Why employee wellbeing matters

The case for employee wellbeing on an individual level:

The case for employee wellbeing on an organizational level:

Based on the numbers, it’s clear the human resource department has the ability to influence great change within an organization and its workforce. Benefits for employee wellbeing include higher employee engagement, better performance, and increased retention. So let’s look at some key strategies HR can put into action to support employee wellbeing.

How HR can improve employee wellbeing

  1. Use HR software to monitor staff wellbeing and employee sentiment
  2. Review (and improve) any outdated DE&I policies
  3. Embrace flexibility with remote and hybrid work
  4. Build a culture of recognition
  5. Set clear expectations and boundaries

1. Use HR software to monitor staff wellbeing and employee sentiment

In the 2022 intelliHR State of HR Report, only 21% of respondents stated they use employee engagement or performance management software to monitor employee wellbeing and mental health.

Using people management software to track wellbeing enables you to visualize your people data consistently and identify issues faster. You can see this in action with our customer story with The Aesthetic Skin Clinic.

The team implemented automated wellness check-ins through intelliHR to create a safe space for employees to voice any challenges or concerns. They monitored employee sentiment to identify opportunities to support their people better and in July 2021, the organization achieved an outstanding eNPS score of 83%.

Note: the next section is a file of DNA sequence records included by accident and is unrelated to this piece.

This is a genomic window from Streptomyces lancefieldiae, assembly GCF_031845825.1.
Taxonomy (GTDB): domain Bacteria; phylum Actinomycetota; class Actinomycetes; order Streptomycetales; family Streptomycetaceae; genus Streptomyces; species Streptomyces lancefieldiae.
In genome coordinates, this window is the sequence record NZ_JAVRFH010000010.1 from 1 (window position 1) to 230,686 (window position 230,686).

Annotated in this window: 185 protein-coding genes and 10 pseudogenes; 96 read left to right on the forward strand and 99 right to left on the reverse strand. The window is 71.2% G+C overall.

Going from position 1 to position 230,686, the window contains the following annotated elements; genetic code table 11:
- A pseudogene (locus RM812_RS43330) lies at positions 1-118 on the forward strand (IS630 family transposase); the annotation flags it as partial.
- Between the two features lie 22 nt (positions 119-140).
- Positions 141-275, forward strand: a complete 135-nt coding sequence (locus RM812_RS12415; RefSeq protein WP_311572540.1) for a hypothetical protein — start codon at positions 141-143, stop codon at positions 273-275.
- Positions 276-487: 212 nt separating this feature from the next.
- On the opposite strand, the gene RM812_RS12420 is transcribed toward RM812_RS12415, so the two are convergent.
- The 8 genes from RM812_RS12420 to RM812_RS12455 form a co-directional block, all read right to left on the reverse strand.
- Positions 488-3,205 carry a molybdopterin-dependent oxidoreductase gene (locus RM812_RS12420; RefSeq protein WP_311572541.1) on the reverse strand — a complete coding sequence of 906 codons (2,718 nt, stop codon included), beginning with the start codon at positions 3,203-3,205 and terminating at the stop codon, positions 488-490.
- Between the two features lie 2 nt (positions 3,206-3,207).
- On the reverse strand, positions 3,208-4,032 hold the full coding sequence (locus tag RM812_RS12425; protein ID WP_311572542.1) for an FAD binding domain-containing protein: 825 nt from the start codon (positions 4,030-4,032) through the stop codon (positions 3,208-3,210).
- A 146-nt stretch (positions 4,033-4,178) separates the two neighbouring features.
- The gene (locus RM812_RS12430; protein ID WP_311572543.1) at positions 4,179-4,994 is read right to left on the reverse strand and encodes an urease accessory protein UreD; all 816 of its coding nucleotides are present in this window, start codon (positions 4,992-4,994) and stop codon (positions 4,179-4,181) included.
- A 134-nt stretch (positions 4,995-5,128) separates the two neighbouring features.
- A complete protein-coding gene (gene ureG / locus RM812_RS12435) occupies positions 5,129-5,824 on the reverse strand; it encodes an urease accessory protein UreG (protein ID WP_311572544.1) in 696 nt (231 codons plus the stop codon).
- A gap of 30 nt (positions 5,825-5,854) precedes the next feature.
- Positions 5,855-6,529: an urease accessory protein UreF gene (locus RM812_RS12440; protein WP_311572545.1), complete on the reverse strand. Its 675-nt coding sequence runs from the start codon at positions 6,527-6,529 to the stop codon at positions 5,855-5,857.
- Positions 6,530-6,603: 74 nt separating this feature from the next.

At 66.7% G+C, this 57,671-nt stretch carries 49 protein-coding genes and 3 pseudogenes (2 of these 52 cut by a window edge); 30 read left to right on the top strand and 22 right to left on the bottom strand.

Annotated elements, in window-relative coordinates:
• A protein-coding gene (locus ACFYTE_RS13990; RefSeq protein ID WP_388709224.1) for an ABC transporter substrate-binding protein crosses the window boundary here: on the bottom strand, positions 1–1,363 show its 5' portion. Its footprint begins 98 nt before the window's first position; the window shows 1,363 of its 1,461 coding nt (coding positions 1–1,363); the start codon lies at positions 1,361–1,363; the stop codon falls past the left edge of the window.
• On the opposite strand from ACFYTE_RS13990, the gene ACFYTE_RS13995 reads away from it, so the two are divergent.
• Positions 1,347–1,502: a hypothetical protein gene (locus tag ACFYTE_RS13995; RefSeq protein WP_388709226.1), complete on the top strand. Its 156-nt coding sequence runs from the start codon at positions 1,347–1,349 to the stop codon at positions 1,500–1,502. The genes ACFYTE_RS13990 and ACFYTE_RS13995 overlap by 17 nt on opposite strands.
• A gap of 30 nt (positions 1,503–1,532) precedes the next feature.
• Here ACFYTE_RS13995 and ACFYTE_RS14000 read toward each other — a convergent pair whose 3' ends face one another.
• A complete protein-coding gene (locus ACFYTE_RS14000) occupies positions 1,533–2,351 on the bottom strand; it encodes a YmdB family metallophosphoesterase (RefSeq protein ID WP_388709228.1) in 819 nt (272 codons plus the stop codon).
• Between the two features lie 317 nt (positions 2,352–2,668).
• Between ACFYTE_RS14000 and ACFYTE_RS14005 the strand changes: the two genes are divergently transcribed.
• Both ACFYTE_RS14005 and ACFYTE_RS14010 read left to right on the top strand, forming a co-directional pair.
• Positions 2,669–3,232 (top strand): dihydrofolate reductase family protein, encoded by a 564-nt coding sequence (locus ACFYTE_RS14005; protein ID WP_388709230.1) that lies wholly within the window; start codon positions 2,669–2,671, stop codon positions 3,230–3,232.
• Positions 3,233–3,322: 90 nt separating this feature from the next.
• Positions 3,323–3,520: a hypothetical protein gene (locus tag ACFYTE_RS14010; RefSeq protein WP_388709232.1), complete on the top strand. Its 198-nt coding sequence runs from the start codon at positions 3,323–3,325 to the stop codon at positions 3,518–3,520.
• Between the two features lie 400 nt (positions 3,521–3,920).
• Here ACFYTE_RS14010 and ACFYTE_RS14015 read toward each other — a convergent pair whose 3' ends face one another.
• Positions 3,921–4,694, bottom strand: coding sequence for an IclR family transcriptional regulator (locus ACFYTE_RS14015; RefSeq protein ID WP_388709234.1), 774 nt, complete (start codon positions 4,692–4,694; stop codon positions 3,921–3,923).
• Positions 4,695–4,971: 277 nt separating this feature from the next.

READ FULL CASE STUDY: The Aesthetic Skin Clinic

HR Ecosystem | Integrations

This centralized source of employee information also enables you to act on feedback more effectively, and revisit and reevaluate your company wellbeing strategy to adapt to changes in your workforce over time.

Having specialized HR software with powerful analytics capabilities (like intelliHR) also means that you can also leverage Sentiment Analysis. Sentiment Analysis allows you to understand how your people are feeling. Instead of taking actions based on gut feelings, you can base them on extensive quantitative and qualitative data.

2. Review (and improve) any outdated DE&I policies

Diversity, equity, and inclusion (DE&I) is an ever-changing factor of workforce management. If you, as a HR leader, want to create an inclusive, empowered, and engaged workforce, then DE&I should be an incredibly important focus for your people and culture strategy. No longer viewed as a “nice to have”, effective DE&I policies and outcomes not only have an impact on compliance and productivity, but also should be top of mind when it comes to your employees’ overall psychological safety and wellbeing.

Research has shown that diverse and inclusive workplaces experience:

However, despite diverse teams being proven to be smarter and more innovative, diverse employees also struggle the most.

Diverse employees experience more severe mental health concerns. They are more likely to face challenges in the workplace that can be detrimental to their mental health — like discrimination, underrepresentation, microaggressions, and unconscious bias. Furthermore, intersectionality plays a significant role as employees who fall in more than one diversity category experience more negative outcomes.

Like all other workplace policies, ensure your DE&I policies are being constantly reviewed and refreshed to adapt to the times. It’s crucial that these reviews and updates are also being progressed through the lens of intersectionality.

READ: The ultimate guide to diversity in the workplace